By Sally Robinson and Keith Bly
Is fever good or bad? Fever is the result of inflammatory process of the body’s immune system.
The inflammatory process may be cause by infection or autoimmune diseases such as rheumatoid arthritis.
Fever is one of the main reasons that children are brought to the clinic or the emergency room.
Many mistaken beliefs about fever have persisted for decades.
In 1980, Dr. Schmitt coined the term “fever phobia” to help explain the unrealistic concerns about fever and how it can hurt children.
He found that 52 percent of parents bringing their children to the clinic with a fever of 104 degrees or less thought that the fever itself could cause serious neurological consequences.
Twenty years later, Dr. Crocetti and associates found that fever phobia still existed with 21 percent of parents thought brain damage was the primary harmful effect of fever and 14 percent listed death as a harmful effect.
Many parents believed that fever itself was an illness that could be cured with “fever reducers” and in their efforts to cure the fever used incorrect doses placing their children at risk for getting toxic doses.
Some benefits of fever are as follows:
• Decreases growth and reproduction of bacteria and viruses;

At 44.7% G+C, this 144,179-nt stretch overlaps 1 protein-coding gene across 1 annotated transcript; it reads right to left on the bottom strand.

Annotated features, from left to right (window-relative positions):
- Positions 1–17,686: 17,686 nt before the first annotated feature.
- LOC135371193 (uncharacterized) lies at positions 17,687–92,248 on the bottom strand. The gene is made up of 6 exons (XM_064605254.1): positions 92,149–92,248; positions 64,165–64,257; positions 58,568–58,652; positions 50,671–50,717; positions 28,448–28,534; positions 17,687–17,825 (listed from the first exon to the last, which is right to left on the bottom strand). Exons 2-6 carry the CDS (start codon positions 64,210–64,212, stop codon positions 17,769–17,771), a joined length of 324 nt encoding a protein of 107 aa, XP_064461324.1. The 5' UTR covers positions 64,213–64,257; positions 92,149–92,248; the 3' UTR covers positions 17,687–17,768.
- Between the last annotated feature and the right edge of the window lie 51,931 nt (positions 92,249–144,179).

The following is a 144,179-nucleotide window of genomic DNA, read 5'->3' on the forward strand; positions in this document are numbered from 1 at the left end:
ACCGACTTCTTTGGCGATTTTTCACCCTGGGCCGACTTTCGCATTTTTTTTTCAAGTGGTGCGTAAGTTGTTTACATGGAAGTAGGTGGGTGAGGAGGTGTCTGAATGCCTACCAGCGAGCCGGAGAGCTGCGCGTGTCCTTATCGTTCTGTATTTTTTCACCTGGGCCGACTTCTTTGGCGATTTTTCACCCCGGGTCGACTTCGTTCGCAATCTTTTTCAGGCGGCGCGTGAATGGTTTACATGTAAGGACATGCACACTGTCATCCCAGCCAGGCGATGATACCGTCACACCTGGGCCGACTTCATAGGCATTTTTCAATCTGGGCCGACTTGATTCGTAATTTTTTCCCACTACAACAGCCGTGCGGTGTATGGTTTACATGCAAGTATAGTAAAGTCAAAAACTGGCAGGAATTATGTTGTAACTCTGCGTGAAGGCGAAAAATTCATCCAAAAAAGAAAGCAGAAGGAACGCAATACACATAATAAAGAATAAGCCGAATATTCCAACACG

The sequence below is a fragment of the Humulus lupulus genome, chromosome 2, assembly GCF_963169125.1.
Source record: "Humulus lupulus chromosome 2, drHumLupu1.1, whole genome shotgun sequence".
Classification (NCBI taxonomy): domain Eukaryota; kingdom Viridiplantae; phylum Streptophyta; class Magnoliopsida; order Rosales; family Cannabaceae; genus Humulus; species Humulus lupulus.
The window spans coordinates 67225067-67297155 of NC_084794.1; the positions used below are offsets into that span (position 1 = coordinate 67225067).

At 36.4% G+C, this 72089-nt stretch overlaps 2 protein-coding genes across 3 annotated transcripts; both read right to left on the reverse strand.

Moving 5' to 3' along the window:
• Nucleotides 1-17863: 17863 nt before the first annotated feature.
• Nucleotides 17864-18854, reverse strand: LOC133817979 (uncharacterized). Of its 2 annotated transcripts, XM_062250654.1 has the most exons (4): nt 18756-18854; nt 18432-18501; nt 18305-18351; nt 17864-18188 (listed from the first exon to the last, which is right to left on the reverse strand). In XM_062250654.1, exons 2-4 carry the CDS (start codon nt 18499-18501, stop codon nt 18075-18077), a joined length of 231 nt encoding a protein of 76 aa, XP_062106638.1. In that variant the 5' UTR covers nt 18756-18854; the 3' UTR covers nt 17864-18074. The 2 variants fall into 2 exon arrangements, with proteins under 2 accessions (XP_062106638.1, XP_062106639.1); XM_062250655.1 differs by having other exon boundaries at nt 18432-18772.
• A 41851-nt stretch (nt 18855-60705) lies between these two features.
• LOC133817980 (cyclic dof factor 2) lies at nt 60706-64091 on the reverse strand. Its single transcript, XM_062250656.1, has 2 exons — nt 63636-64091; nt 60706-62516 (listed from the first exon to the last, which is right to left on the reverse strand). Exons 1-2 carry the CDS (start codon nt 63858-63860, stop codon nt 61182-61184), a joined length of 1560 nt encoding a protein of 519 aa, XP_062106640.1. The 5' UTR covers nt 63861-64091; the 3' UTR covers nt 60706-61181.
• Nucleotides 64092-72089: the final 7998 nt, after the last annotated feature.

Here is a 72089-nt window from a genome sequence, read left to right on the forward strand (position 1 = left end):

• Lowers the amount of iron available to bacteria;
• Enhances neutrophil (white cells) to move to the site of the infection;
• Increases the production of superoxides which can kill the germs; and
• Promotes T lymphocytes (another kind of white cell that fights infection).
Knowing that a child has a fever is only part of the story. It is important to know more about the history of the illness:
• Other symptoms such as coughing, vomiting, diarrhea;
• Was the child previously well with no history of recurrent serious illnesses?;
• Is the child eating and drinking?; and
• Is the child acting fairly normally?
Instances that should prompt the parent to seek medical help are as follows:
• Is the child hard to awake?;
• Is the child younger than 90 days?;
• Has the child had a seizure?;
• Is there a tender spot or is the child limping?;
• Has the fever lasted longer than a week?;
• Is the child having bloody diarrhea or persistent vomiting?; and
• The child looks and acts sick.
It is the cause of the fever, whether infection or an autoimmune disease, that hurts the child not the degree of fever.
It is the degree of illness not the degree of fever.
Fever itself is not a danger and actually may be a benefit in fighting the infection.
Treating the fever may make the child more comfortable but it is important to follow the directions for doses carefully.
It also is recommended that the parent use only one fever reducer.
Using both acetaminophen and ibuprofen has not been shown to be better in reducing
the fever and can lead to confusion and over dosage.
Sally Robinson is a clinical professor of pediatrics at UTMB Children’s Hospital, and Keith Bly is an associate professor of pediatrics and director of the UTMB Pediatric Urgent Care Clinics. This column isn’t intended to replace the advice of your child’s physician.